A benefits cheat has been ordered to repay the £20,000 she fiddled from the system.
Rebecca Bunn, 31, continued to make claims as a single person long after she began living with her partner.
By law, her change of circumstances should have been reported by her as it changed the benefits she was entitled to claim.
Bunn, formerly of Westminster Terrace, Swineshead, and now living in Madryn Walk, Nottingham, denied failing to notify the Department for Work and Pensions (DWP) and Boston Borough Council when she appeared before Boston Magistrates’ Court on February 27.
She was found guilty and appeared for sentencing on March 13. She was given a 12 month Community Order with a requirement to undertake 150 hours of unpaid work.
The fraud was uncovered following a joint investigation between the DWP and Boston Borough Council.
The departments used their combined resources to obtain evidence which indicated her partner had been resident with her for an extended period of time.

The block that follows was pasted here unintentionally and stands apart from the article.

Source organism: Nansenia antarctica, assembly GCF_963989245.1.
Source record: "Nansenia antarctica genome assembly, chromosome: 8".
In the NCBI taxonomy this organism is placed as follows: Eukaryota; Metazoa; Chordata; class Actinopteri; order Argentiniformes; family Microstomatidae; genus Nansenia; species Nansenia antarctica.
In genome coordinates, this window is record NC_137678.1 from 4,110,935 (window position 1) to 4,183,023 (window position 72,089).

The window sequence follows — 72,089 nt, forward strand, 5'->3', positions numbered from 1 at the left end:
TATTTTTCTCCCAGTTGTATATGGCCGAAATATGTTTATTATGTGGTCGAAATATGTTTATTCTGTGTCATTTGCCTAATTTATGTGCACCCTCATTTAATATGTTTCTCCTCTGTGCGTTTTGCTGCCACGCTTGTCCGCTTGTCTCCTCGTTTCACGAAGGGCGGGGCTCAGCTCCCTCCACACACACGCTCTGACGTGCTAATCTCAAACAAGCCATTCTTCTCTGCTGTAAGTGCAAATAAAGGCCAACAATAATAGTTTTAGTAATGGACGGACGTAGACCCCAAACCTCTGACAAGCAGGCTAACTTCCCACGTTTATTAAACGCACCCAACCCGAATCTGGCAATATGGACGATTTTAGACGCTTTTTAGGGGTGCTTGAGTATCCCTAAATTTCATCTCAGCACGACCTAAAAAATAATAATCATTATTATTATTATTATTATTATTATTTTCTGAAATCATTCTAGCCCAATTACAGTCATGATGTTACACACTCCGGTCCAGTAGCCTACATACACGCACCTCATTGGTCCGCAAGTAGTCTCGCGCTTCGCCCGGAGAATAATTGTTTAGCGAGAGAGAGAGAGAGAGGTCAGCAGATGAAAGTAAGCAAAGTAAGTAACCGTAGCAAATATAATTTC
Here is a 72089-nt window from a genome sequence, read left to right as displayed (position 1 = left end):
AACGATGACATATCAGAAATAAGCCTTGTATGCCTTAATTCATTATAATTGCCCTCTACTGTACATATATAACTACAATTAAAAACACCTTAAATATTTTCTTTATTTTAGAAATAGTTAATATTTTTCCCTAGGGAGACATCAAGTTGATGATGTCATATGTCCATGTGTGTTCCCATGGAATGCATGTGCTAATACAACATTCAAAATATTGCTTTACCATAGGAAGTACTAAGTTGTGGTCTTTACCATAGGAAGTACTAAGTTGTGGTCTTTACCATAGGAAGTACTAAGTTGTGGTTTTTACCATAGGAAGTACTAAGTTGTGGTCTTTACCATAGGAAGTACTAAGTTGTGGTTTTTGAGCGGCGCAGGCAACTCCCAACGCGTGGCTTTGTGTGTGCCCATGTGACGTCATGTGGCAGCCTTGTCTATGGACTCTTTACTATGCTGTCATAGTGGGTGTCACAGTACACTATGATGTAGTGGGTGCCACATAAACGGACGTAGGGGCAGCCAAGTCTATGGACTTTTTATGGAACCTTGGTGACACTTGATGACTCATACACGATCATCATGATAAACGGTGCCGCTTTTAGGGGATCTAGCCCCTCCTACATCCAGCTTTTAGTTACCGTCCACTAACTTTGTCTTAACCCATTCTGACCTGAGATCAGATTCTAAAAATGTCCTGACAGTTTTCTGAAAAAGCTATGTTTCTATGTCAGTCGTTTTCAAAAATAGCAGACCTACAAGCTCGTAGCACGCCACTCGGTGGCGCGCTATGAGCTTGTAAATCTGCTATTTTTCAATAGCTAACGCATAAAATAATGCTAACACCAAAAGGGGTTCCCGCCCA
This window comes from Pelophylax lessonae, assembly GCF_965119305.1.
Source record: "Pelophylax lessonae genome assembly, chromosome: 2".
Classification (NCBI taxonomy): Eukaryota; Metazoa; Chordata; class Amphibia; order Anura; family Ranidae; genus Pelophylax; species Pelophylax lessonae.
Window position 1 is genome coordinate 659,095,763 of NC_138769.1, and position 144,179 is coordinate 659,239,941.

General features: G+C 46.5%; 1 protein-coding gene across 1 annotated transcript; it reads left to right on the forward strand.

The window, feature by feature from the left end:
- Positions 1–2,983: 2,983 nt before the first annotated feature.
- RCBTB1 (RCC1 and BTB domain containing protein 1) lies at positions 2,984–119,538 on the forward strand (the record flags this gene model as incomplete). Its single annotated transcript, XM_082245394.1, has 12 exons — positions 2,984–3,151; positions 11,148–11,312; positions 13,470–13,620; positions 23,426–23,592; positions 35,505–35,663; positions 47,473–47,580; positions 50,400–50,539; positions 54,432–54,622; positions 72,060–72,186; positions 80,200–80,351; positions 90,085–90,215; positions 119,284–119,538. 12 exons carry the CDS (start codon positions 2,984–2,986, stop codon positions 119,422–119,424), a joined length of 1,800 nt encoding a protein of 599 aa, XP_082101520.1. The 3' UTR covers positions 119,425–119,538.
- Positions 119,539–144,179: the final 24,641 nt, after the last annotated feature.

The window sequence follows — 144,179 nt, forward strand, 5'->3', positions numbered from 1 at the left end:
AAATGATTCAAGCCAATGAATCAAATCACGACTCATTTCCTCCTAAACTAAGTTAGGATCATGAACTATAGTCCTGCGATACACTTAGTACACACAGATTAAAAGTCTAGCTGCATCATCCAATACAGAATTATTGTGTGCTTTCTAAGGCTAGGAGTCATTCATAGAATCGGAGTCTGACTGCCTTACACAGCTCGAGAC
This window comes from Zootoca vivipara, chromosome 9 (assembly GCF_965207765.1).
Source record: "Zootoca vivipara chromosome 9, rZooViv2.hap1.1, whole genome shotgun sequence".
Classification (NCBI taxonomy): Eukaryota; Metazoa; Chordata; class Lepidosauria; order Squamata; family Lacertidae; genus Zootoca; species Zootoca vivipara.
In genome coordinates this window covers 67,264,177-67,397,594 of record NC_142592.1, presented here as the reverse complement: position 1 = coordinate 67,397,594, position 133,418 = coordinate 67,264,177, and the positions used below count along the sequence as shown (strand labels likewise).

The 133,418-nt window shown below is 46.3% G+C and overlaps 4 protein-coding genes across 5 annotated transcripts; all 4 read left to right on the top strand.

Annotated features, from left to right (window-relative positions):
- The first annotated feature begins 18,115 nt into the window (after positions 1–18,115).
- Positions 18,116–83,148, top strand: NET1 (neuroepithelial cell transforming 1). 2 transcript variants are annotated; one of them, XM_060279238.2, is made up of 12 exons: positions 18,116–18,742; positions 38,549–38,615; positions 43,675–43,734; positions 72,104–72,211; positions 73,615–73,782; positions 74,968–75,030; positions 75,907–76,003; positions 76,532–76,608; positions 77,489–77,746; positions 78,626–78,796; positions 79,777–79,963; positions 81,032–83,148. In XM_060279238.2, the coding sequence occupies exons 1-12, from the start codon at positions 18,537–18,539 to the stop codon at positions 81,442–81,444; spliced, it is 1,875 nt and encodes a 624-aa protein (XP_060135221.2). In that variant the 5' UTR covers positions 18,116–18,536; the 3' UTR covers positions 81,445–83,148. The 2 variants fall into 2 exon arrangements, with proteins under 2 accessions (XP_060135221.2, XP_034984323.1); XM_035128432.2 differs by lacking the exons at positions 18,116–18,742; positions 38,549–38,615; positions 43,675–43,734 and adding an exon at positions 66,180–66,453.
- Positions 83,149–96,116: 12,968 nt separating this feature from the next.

It was revealed that she was overpaid in excess of £20,000 in benefits as a result of the fraud and she will now be required to repay all of this amount back.
This prosecution is the latest in a string of joint working investigations between the DWP and the council. Nearing the end of the financial year, Boston Borough Council has uncovered more than £130,000 of fraudulently-claimed benefits and taken action against every single person involved in fraudulent claims.
Coun Raymond Singleton-McGuire, the council’s finance portfolio holder, said: “Benefits fraud is not a victimless crime – we all end up paying for it. It’s perfectly laudable that residents who work hard and pay their taxes supply information to us about benefits cheats.
“Benefits are meant to be a safety net for those in genuine need – not a bouncy castle for those who want to thumb their nose at the rest of society. For this reason I have now introduced a zero-tolerance policy protecting taxpayers’ money
“And the cheats need to know this – we will get you in the end. The new technologies now at our disposal, together with data sharing really does mean there is now no hiding place.”
He added people should not think they can dig themselves out of trouble by ‘cheating the system’.
Anyone suspecting benefit fraud can report suspicions using the National Benefit Fraud Hotline 0800 854 440.